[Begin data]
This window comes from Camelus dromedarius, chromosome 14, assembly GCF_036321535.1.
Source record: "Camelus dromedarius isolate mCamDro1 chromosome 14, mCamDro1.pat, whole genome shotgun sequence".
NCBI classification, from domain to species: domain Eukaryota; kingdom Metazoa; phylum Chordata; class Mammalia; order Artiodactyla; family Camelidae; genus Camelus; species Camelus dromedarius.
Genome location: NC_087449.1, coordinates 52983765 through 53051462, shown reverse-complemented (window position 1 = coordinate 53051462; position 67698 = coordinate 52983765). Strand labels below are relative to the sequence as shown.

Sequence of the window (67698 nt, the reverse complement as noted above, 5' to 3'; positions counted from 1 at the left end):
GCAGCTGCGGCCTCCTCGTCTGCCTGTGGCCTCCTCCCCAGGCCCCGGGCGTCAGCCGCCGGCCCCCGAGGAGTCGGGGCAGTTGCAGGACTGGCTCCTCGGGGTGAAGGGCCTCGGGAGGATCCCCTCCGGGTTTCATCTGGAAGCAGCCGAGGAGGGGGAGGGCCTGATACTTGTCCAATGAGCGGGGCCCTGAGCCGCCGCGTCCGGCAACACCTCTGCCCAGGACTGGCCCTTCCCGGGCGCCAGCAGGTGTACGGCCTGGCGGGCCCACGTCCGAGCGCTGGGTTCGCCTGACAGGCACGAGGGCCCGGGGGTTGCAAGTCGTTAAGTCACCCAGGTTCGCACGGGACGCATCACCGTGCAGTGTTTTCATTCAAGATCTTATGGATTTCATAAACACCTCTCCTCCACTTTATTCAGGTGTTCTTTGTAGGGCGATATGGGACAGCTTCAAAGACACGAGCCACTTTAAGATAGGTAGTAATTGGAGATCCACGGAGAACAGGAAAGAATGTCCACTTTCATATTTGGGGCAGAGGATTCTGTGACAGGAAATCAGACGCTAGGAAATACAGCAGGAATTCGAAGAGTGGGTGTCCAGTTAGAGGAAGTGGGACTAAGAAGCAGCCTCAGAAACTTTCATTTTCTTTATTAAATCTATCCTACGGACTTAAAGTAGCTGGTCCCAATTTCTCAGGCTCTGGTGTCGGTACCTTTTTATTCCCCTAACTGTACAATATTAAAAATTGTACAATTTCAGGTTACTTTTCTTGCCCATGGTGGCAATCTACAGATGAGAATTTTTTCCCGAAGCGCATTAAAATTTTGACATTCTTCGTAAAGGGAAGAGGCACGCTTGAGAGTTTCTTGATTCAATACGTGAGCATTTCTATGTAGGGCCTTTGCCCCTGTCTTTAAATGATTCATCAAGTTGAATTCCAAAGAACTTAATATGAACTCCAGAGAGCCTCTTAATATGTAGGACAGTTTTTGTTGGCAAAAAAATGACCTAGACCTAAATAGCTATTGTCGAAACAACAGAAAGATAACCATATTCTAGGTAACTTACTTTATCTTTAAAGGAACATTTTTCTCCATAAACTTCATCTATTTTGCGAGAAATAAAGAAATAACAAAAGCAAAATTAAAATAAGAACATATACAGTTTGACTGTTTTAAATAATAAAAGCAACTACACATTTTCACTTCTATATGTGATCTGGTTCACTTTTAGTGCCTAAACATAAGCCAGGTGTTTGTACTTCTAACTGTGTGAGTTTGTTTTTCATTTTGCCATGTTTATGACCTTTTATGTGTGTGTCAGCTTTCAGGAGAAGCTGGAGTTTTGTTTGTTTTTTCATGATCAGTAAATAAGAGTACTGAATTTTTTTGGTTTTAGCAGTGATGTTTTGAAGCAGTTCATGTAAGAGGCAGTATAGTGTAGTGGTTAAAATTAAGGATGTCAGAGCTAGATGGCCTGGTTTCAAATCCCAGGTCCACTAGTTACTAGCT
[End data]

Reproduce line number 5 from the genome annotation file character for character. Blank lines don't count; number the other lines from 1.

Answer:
Sequence of the window (67698 nt, the reverse complement as noted above, 5' to 3'; positions counted from 1 at the left end):